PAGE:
Capital Radio DJs have been "in on it" from. the start. One of the first
things. I heard in the summer of 1990 was from a Capital DJ who said, "If
he listens to Capital then he can't be all. bad" (supportive, you see. We're
not bastards). Much of what came over the radio in 1990 is now so far. away
the precise details have been obliterated by. time. No diary was kept of the
details, and although archives if they exist may. give pointers, the
ambiguity of what broadcasters said would leave. that open to
In spring 1994, Chris Tarrant on his Capital morning show made an aside. to
someone else in the studio, about a person he didn't identify.. He said,
"You know this bloke? He says. we're trying to kill him. We should be done
for. attempted manslaughter".
That mirrored something. I had said a day or two before. What Tarrant said
was understood by the staff member in the studio he was. saying it to; they
said, "Oh no, don't say that" to Tarrant.. If any archives exist of the
morning show (probably unlikely) then it could be found. there; what he said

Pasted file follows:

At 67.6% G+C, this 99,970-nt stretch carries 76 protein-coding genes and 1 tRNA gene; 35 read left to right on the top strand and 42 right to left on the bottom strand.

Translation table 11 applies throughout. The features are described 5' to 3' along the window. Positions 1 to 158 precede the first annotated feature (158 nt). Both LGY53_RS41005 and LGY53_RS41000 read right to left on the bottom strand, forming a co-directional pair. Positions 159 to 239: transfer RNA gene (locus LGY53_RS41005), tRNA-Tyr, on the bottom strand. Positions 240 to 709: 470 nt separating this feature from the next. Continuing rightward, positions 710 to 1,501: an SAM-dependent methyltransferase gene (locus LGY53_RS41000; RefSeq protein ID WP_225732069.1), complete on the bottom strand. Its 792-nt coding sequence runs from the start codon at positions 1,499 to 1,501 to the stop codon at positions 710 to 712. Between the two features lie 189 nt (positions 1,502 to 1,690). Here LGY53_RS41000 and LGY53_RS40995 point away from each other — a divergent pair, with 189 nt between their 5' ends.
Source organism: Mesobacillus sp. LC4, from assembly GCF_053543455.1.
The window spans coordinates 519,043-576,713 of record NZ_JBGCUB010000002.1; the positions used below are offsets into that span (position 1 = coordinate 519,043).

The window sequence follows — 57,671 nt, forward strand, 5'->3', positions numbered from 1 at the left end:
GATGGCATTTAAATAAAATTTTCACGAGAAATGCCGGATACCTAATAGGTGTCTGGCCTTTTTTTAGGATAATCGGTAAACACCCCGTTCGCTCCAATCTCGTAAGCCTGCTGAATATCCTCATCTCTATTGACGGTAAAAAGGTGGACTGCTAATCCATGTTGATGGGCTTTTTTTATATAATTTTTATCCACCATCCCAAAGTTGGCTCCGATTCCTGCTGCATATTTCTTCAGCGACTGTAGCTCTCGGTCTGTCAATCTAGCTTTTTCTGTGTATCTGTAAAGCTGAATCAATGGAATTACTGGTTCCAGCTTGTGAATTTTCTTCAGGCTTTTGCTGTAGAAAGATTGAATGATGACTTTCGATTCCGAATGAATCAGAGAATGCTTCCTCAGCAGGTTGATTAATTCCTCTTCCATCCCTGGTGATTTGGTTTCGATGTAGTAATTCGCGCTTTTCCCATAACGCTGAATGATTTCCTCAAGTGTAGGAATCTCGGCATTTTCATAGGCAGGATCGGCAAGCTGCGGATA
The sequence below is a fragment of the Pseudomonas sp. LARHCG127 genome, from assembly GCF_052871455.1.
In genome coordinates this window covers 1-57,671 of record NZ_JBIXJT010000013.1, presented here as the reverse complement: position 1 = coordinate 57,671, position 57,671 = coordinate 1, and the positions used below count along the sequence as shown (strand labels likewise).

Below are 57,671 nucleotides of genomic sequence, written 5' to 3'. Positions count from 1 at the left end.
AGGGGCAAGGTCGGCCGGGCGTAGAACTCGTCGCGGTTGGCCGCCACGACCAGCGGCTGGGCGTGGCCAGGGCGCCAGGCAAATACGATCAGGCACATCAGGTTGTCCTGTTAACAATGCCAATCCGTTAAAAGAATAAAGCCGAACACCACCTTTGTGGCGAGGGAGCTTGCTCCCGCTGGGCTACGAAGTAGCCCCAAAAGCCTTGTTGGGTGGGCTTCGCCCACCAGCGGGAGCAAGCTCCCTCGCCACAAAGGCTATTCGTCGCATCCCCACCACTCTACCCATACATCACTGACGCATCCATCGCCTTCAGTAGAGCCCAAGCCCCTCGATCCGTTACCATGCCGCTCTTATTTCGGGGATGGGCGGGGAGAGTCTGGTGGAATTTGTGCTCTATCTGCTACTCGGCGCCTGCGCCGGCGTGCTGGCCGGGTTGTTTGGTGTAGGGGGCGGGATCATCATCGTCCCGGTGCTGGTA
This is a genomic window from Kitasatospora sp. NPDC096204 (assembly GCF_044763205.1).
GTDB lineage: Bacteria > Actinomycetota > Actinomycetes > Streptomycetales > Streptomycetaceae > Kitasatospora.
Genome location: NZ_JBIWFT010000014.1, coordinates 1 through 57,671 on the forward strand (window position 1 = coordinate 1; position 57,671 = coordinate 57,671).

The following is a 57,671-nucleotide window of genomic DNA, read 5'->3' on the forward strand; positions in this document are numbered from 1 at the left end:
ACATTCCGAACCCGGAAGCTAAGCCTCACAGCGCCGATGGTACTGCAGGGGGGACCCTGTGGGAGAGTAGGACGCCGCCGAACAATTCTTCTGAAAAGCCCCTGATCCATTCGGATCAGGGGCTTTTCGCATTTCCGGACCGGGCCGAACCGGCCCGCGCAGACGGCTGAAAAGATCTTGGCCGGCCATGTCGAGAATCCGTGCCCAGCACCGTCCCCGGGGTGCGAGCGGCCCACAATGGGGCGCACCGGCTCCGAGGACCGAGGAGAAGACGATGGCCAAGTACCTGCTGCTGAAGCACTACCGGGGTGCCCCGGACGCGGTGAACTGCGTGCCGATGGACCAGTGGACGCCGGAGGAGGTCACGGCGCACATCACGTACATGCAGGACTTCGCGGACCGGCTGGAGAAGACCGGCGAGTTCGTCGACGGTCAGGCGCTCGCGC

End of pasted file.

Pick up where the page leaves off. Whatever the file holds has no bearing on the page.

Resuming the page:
was so out of context that he would be. very hard put to find an explanation.
A couple of days later, someone at. the site where I was working repeated the
remark. although in a different way; they said there had been people in a
computer room when automatic fire extinguishers went off and. those people
were "thinking. of suing for attempted manslaughter".
Finally, this isn't confined to. the established radio stations. In 1990
after I had. listened to a pirate radio station in South London for about
half an hour, there was an audible phone call. in the background, followed
by total silence for a. few moments, then shrieks of laughter. "So what are
we supposed to say now? Deadly torture? He's going to talk. to us now, isn't
he?", which meant that they could hear. what I would say in my room.